What was it about books that fascinated Salman Schocken? Apart from the contents, the book’s external appearance was also important to him: the type of print, the paper, the cover and the format, because in his eyes they were all a testimony to the time at which the books were printed.
For five decades he assembled a Judaica and Hebraica Collection, which formed the centre of his library. It was above all, original and rare books that Schocken wanted to own, such as first editions, the earliest prints and manuscripts and all in the best technical and artistic quality. Thus, among others, 100 incunabulums, early books and cradle books dating from the time before 1500 and the most important handwritten documents from Judaism belonged to his collection.
Schocken acquired the most valuable piece in his collection, the Nuremberg Machsor with 1.042 parchment pages piece by piece until 1951. The writing belongs in his collection of Medieval illuminated Hebrew prayer and biblical manuscripts.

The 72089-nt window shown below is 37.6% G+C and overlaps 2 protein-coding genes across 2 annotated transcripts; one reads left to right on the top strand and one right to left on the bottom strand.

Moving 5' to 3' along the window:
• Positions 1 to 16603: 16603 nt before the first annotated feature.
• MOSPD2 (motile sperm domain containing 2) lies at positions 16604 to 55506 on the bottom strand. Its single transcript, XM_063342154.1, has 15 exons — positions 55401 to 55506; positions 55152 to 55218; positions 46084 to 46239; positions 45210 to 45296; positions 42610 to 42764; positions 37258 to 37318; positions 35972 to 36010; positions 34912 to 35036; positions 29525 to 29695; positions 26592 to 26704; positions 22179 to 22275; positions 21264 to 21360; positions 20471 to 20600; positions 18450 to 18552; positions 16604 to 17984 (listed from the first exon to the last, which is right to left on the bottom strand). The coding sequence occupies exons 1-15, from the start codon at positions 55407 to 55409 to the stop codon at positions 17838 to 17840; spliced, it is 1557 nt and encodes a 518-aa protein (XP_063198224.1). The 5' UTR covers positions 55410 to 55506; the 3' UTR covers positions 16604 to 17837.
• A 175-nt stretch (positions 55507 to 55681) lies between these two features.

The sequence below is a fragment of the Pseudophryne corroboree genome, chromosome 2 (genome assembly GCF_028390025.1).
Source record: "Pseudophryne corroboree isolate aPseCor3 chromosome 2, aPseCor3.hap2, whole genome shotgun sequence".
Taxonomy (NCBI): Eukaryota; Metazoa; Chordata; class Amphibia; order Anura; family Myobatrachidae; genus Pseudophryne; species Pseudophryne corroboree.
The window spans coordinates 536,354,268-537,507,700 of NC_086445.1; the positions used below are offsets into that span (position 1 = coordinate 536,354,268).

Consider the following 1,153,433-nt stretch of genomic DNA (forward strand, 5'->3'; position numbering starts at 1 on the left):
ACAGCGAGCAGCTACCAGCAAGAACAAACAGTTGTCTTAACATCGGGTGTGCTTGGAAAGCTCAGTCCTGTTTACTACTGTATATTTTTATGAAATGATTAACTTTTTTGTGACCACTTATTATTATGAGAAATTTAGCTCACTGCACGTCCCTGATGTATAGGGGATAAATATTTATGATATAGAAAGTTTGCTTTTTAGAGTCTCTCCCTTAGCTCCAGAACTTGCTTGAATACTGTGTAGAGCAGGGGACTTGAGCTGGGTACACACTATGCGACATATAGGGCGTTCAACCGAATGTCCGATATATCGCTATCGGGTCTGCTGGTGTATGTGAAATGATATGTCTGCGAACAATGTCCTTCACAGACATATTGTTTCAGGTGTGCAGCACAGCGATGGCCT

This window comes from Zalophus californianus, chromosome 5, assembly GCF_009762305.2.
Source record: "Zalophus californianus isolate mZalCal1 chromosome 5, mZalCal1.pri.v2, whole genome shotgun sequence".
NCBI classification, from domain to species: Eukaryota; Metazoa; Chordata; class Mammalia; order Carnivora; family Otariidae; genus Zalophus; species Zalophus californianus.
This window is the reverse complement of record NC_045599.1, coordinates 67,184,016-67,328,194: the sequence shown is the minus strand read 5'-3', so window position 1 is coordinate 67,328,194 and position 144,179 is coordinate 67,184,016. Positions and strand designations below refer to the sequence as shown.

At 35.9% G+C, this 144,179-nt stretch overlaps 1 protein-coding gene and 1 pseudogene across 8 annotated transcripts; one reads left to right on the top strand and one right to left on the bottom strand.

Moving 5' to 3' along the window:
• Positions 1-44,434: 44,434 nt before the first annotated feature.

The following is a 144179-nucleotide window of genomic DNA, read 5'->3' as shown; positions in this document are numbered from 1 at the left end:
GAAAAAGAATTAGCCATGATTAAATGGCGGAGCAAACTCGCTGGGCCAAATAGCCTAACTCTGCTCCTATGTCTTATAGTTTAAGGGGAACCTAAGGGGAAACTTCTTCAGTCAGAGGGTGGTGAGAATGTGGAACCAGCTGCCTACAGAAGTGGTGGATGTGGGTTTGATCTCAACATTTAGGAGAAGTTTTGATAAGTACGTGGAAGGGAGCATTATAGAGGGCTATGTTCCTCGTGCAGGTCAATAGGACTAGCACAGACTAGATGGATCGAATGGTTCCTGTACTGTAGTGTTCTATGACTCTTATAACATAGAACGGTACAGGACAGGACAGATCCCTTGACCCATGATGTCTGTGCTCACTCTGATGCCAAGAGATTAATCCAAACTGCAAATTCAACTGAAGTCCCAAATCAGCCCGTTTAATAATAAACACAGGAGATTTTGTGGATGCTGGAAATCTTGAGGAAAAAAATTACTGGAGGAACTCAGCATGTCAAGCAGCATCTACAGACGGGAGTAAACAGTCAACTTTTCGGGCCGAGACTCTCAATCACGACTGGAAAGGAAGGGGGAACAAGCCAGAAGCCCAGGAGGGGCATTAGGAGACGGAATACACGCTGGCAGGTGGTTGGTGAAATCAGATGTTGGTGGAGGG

The Nuremberg Machsor is the most important prayer book of the Jewish faith and was kept in Nuremberg Town library from 1499 onwards after the Jews were driven out of the town. It is now thought to be worth 2 to 3 million US dollars and the Machsor is now kept in the Jerusalem National Library, but can be viewed online.
So what became of Schocken’s extensive collection? He donated a large part of his 100 incunabulas to the Jerusalem national and university library early on. His Judaica and Hebraica collection is in the Schocken library and can be used for research purposes today. Both collections are therefore the last evidence of Schockens’ attitude of mind, his avid collecting and his passion. All other parts were dispersed and auctioned off.